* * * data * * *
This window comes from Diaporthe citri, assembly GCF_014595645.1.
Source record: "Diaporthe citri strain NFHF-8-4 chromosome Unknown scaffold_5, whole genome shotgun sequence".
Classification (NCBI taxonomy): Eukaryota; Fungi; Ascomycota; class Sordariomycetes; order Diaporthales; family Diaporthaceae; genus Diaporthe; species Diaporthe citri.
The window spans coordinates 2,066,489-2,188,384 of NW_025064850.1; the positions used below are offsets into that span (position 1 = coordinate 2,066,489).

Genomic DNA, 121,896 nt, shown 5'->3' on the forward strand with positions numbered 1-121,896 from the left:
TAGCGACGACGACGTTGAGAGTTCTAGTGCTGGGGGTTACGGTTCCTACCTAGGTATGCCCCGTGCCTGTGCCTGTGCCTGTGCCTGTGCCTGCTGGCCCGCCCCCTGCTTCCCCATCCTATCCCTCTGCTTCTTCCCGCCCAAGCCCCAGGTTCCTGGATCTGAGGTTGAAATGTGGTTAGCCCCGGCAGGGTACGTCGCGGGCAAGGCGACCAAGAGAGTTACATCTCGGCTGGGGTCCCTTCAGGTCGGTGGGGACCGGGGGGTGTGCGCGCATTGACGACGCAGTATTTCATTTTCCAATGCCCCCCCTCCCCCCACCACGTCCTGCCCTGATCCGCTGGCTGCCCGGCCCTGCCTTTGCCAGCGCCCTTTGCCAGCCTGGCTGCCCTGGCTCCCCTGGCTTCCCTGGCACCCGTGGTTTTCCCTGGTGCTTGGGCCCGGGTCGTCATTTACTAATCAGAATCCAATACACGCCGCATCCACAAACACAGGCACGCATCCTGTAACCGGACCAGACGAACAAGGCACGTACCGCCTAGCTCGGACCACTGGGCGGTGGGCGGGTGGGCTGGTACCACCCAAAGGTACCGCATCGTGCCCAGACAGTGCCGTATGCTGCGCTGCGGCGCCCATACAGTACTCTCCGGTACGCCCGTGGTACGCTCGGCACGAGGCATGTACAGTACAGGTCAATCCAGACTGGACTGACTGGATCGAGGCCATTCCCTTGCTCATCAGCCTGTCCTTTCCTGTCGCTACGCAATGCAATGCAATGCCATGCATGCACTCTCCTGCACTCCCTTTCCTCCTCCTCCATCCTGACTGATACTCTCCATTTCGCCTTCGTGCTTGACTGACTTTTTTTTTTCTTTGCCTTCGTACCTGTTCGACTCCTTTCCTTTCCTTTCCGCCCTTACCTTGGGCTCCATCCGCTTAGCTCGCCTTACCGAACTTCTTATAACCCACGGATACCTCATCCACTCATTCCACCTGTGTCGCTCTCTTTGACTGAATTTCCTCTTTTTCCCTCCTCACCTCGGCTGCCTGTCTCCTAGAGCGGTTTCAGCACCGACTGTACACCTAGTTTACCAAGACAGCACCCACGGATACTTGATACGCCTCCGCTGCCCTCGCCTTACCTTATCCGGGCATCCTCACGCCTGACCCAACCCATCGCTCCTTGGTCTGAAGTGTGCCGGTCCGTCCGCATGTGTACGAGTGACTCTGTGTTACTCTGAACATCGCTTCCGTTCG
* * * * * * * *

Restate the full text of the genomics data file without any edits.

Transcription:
This window comes from Diaporthe citri, assembly GCF_014595645.1.
Source record: "Diaporthe citri strain NFHF-8-4 chromosome Unknown scaffold_5, whole genome shotgun sequence".
Classification (NCBI taxonomy): Eukaryota; Fungi; Ascomycota; class Sordariomycetes; order Diaporthales; family Diaporthaceae; genus Diaporthe; species Diaporthe citri.
The window spans coordinates 2,066,489-2,188,384 of NW_025064850.1; the positions used below are offsets into that span (position 1 = coordinate 2,066,489).

Genomic DNA, 121,896 nt, shown 5'->3' on the forward strand with positions numbered 1-121,896 from the left:
TAGCGACGACGACGTTGAGAGTTCTAGTGCTGGGGGTTACGGTTCCTACCTAGGTATGCCCCGTGCCTGTGCCTGTGCCTGTGCCTGTGCCTGCTGGCCCGCCCCCTGCTTCCCCATCCTATCCCTCTGCTTCTTCCCGCCCAAGCCCCAGGTTCCTGGATCTGAGGTTGAAATGTGGTTAGCCCCGGCAGGGTACGTCGCGGGCAAGGCGACCAAGAGAGTTACATCTCGGCTGGGGTCCCTTCAGGTCGGTGGGGACCGGGGGGTGTGCGCGCATTGACGACGCAGTATTTCATTTTCCAATGCCCCCCCTCCCCCCACCACGTCCTGCCCTGATCCGCTGGCTGCCCGGCCCTGCCTTTGCCAGCGCCCTTTGCCAGCCTGGCTGCCCTGGCTCCCCTGGCTTCCCTGGCACCCGTGGTTTTCCCTGGTGCTTGGGCCCGGGTCGTCATTTACTAATCAGAATCCAATACACGCCGCATCCACAAACACAGGCACGCATCCTGTAACCGGACCAGACGAACAAGGCACGTACCGCCTAGCTCGGACCACTGGGCGGTGGGCGGGTGGGCTGGTACCACCCAAAGGTACCGCATCGTGCCCAGACAGTGCCGTATGCTGCGCTGCGGCGCCCATACAGTACTCTCCGGTACGCCCGTGGTACGCTCGGCACGAGGCATGTACAGTACAGGTCAATCCAGACTGGACTGACTGGATCGAGGCCATTCCCTTGCTCATCAGCCTGTCCTTTCCTGTCGCTACGCAATGCAATGCAATGCCATGCATGCACTCTCCTGCACTCCCTTTCCTCCTCCTCCATCCTGACTGATACTCTCCATTTCGCCTTCGTGCTTGACTGACTTTTTTTTTTCTTTGCCTTCGTACCTGTTCGACTCCTTTCCTTTCCTTTCCGCCCTTACCTTGGGCTCCATCCGCTTAGCTCGCCTTACCGAACTTCTTATAACCCACGGATACCTCATCCACTCATTCCACCTGTGTCGCTCTCTTTGACTGAATTTCCTCTTTTTCCCTCCTCACCTCGGCTGCCTGTCTCCTAGAGCGGTTTCAGCACCGACTGTACACCTAGTTTACCAAGACAGCACCCACGGATACTTGATACGCCTCCGCTGCCCTCGCCTTACCTTATCCGGGCATCCTCACGCCTGACCCAACCCATCGCTCCTTGGTCTGAAGTGTGCCGGTCCGTCCGCATGTGTACGAGTGACTCTGTGTTACTCTGAACATCGCTTCCGTTCG